THE EIC ADVANTAGE:
For over 15 years, we have repaired surface damage caused by cavitation, erosion, and corrosion- WITHOUT WELDING.
Minimize downtime. Maximize performance.
We repair surface damage on cast iron, steel, stainless steel, aluminum, and brass- without welding- using a proprietary process we originally developed for mining truck bearing and seal surfaces. You can view a summary of over 100 critical hydro components we’ve successfully repaired by clicking here.
Our weld-less repairs offer exceptional advantages over conventional repairs:
- Zero base metal distortion or embrittlement
- Zero base metal dilution
- Excellent cavitation, corrosion, and erosion resistance
- Outstanding coating toughness
- Extremely high bond and cohesive strength
- Very machinable using conventional tooling
You can view our Weld-less Surface Repair Technical Bulletin here.
Cast Iron Surface Repairs
Repairs of large cast iron surfaces via welding can be particularly thorny as cast iron tends to become brittle and crack when welded due to its very low tensile strength. Even ductile cast iron cannot be welded without stressing and embrittling the base metal and distorting the part.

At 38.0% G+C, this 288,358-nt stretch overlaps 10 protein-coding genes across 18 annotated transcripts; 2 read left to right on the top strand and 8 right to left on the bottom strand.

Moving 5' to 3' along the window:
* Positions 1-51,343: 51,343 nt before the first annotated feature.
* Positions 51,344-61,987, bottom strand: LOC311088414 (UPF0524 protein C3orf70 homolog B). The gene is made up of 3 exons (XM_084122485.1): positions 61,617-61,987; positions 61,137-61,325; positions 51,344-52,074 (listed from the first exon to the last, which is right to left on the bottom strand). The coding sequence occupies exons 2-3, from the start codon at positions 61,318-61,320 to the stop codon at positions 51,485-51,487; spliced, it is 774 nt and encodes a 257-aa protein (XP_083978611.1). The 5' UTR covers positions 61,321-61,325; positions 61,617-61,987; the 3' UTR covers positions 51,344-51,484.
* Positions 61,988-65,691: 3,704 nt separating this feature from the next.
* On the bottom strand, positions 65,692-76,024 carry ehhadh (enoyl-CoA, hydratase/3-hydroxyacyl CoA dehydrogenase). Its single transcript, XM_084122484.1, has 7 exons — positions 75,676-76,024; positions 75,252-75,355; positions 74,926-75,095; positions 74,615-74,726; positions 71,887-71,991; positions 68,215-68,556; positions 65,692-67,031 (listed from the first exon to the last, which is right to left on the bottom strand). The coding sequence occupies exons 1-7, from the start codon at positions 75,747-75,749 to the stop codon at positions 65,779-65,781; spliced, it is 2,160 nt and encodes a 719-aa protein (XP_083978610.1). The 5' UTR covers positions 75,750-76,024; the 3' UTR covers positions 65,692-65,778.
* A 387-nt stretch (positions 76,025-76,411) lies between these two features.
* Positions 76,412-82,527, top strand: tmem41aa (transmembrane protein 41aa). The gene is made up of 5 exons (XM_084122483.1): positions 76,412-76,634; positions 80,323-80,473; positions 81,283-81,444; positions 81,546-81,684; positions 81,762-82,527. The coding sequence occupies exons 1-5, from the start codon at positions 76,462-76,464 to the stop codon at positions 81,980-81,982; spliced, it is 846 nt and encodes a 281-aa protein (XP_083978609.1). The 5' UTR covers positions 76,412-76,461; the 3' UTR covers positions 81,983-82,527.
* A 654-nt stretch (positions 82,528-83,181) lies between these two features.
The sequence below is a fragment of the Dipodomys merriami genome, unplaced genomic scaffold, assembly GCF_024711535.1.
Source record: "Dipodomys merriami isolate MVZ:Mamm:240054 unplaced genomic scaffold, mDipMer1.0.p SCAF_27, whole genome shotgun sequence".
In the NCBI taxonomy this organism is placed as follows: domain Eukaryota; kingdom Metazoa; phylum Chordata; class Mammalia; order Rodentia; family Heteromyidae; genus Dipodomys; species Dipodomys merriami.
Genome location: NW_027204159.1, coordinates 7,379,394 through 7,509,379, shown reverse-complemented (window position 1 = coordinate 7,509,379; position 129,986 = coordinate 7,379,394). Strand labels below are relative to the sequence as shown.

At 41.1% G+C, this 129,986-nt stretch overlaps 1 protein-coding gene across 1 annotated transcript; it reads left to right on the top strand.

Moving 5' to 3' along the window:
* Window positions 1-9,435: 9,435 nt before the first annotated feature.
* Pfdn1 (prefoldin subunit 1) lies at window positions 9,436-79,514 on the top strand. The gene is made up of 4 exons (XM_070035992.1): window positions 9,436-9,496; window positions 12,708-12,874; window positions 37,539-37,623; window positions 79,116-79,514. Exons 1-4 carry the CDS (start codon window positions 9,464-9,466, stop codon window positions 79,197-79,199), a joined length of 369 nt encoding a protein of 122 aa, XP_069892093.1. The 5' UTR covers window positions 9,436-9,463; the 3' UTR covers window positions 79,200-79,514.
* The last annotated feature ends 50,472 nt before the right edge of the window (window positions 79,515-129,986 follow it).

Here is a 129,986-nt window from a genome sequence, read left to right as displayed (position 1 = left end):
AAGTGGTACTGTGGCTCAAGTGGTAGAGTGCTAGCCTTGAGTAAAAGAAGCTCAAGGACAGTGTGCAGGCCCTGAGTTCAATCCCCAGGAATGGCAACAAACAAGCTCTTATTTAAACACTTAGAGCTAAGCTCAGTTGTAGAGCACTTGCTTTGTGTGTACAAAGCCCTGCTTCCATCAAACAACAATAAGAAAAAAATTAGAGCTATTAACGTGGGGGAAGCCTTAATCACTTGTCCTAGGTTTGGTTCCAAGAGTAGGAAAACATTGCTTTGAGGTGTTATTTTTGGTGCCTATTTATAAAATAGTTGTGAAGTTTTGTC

Epoxy repairs are infamous for being temporary band-aids incapable of surviving long term in many hostile hydro environments.
The toughness, erosion and corrosion resistance, thick buildup capabilities, very high bond strength, and machinability of our weld-less repairs make them an excellent choice for cast iron surface damage.
- Supernickel – our workhorse for hydroelectric and mining applications
- Supercobalt – an excellent choice for severe corrosion problems
- Nickel-aluminum bronze – excellent for repair of brass and bronze alloys
- Amorphous alloys – extraordinary resistance to abrasion; non-machinable
Most metallic substrates with a surface hardness below HRC 40 can be successfully repaired using our process.
- Carbon and alloy steels
- Stainless steels (austinitic, martensitic, PH, and duplex)
- Brass and bronze
- Cast iron
The Problems With Welding
Welding has its place in the hydro world, but it often comes with significant risks.
Base metal distortion and warpage is a particularly difficult problem for precision components.
Base metal embrittlement can lead to cracking and catastrophic part failure. High-carbon alloys and cast iron are particularly susceptible to this.
Base metal dilution occurs when filler metal mixes with base metal during welding. It can result in sub-optimal characteristics of the weldment, such as embrittlement and carbon migration. This can compromise the stainless character of the overlay and make machining of the welded surface difficult or impossible.